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Canadian troops may be dying at three times the rate of Americans in Afghanistan, but that didn’t stop a Fox News program from mocking the country's fight against the Taliban. Elsewhere, oil firms merge to ward off takeover threat, and gang warfare erupts in Vancouver ahead of the Winter Olympics.
Top News: Summer has come early to Canada’s soldiers fighting over in Afghanistan, which is not a good thing. Four Canadians were killed in two separate roadside bomb incidents Friday. The men, who were just weeks from the end of their tours of duty, brought the number of Canadian soldiers who have died in Afghanistan to 116 since the first troops were deployed there early in the spring of 2002.
Insurgent activity tends to go up in the summer months as the snow melts in the key mountain passes between Afghanistan and militant bases in Pakistan, which remain ineffectively policed even after seven years of conflict. The early surge in conflict this year has Canadian forces girding for a long and likely bloody summer.
Casualties are a fact in any war, but Canadians are alarmed that its forces are receiving a significantly higher percentage of them. Out of 1,047 coalition deaths in Afghanistan, 116 have been Canadians. This is from a force of roughly 2,600 troops deployed at any one time. On a proportional basis, that is roughly three times the fatality rate of the U.S. forces, which have had nearly 600 deaths from a deployment of roughly 38,000 troops.
This high casualty rate poses a significant obstacle for both Prime Minister Stephen Harper and U.S. President Barack Obama to having any meaningful discussions about Canada extending its deployment past the 2011 deadline for pulling back from combat operations.
The mounting casualties weren’t the only thing working against Obama’s quiet diplomatic overtures to get Canada to extend its commitment in Afghanistan. On a late night Fox News program, a group of comedians (or at least this is how they describe themselves) infuriated Canadians by mocking a statement by Lt.-Gen. Andrew Leslie, chief of land staff, that Canadian forces are nearing a breaking point and need to be replaced on the front lines for a year in order to regroup and retrain on new equipment. Greg Gutfeld, host of Fox’s Red Eye with Greg Gutfeld, said: “[Canada’s military] wants to take a breather to do some yoga, paint landscapes, run on the beach in gorgeous white Capri pants.” Doug Benson, a panelist, said “I didn’t even know they were in the war. I thought [Canada] is where you go when you don’t want to fight … go chill in Canada.” The segment went viral on the Internet.
As the tempest swelled, Gutfeld apparently added to the controversy with a hollow mea culpa, “My apologies to the Canadian military. They probably could at least beat the Belgians.”
Subsequent apologies from others on the panel seemed more genuine.
Canadians had a rather embarrassing tempest of their own to deal with after immigration officials refused entry to long-time British MP George Galloway, over what Immigration Minister Jason Kenney called Galloway’s “odious” support of terrorists. Galloway has consistently expressed sympathy for the Taliban in Afghanistan and provided financial aid to the Palestinian militant group Hamas, Kenney charged.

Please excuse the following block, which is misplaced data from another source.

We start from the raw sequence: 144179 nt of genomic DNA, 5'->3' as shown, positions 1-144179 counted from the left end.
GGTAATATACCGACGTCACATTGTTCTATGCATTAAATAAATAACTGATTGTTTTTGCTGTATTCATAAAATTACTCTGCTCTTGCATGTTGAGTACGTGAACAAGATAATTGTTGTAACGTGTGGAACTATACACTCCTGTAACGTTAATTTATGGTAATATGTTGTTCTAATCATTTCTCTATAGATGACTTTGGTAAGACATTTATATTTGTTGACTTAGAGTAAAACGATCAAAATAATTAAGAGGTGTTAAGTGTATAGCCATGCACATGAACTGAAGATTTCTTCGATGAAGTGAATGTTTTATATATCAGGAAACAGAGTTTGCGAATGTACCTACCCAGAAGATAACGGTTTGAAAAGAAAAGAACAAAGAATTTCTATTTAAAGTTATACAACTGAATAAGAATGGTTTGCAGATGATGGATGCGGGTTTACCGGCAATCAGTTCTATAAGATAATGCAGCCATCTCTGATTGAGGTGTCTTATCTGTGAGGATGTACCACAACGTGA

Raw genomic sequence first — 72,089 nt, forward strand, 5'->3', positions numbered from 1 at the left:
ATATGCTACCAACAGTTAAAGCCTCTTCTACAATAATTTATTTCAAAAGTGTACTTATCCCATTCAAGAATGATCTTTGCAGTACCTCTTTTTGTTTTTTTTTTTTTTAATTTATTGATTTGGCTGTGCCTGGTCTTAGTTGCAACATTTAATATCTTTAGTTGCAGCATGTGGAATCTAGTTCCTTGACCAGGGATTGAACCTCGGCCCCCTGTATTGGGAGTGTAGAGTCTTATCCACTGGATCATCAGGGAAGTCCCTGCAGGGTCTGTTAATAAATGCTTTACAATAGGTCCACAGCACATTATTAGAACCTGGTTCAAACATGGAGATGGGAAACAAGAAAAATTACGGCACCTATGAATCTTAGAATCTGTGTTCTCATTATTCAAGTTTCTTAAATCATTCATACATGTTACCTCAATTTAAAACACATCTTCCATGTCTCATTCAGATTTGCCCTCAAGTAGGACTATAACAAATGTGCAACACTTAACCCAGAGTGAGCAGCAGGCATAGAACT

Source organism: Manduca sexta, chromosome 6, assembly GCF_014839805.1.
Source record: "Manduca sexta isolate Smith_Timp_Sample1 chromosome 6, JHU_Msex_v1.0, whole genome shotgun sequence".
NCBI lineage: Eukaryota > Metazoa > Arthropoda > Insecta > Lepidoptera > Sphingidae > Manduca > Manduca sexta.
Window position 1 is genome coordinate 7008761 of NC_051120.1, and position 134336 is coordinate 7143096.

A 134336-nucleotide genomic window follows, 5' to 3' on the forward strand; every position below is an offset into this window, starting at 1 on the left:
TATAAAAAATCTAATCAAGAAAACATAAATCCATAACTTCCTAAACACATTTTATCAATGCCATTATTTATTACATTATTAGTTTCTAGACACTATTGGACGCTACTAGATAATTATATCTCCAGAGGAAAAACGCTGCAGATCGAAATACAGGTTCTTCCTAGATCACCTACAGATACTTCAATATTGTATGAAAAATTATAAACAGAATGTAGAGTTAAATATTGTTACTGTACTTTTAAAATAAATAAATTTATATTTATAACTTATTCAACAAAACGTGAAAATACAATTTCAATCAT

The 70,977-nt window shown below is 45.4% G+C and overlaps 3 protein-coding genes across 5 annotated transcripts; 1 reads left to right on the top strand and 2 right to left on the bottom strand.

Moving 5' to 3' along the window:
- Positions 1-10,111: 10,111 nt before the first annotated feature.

Galloway, an outspoken Scot with a strong following in North American peace movements, is on a speaking tour of the U.S. that Canadian organizers had hoped to extend into Canada. Galloway’s supporters say his banning is little more than an effort to suppress dissent by the pro-Israel Harper government. Galloway called the decision "irrational, inexplicable and an affront to Canada's good name."
Vancouver’s good name as Canada’s Pacific paradise is also taking a beating these days as the death toll in an escalating gang war mounts. In the past weeks, there have been 40 shootings and 17 deaths in what appears to be a classic turf war between several rival gangs.
With the city deeply invested in the 2010 Winter Olympics (which are only 10 months away) and facing a tourist slump driven by the recession, officials are taking extraordinary measures to crack down on the violence. They’ve hired an additional 168 police officers, most of whom will be devoted to dealing with the gangs.
Money: The bride may have worn white, but the marriage of two of Canada’s largest oil companies was all about the black gold to be extracted from Alberta’s oil sands. More importantly, as the super-majors eye these reserves, it takes one of Canada’s most eligible companies off the market for would-be foreign suitors.
Suncor Energy Inc. announced plans Monday for a $19 billion all stock deal to merge with Petro-Canada. As a former government-owned corporation, Petrocan, even if merged with another company, is subject to the Petro-Canada Public Participation Act, which limits any single buyer from acquiring more than a 20 percent equity stake. The deal creates a significant global player and will save the joint company about $300 million. It also promises greater cooperation in the development of a number of large-scale oil sands projects. But its main benefit in the short to medium term is to keep the oil sands’ biggest players in largely Canadian hands.
Elsewhere: It’s one of the most successful and storied sports franchises in the world, but the American owner of the Montreal Canadiens appears to have had enough. George Gillett has hired an investment bank to gauge whether there are parties interested in buying what is thought to be the third-most valuable NHL franchise. Among those rumored to be considering a bid are Cirque du Soleil founder Guy Laliberte, and diva Celine Dion. With the Canadiens swooning and at risk of falling out of playoff contention, fans are hopeful that at least the between-period intermissions will be entertaining.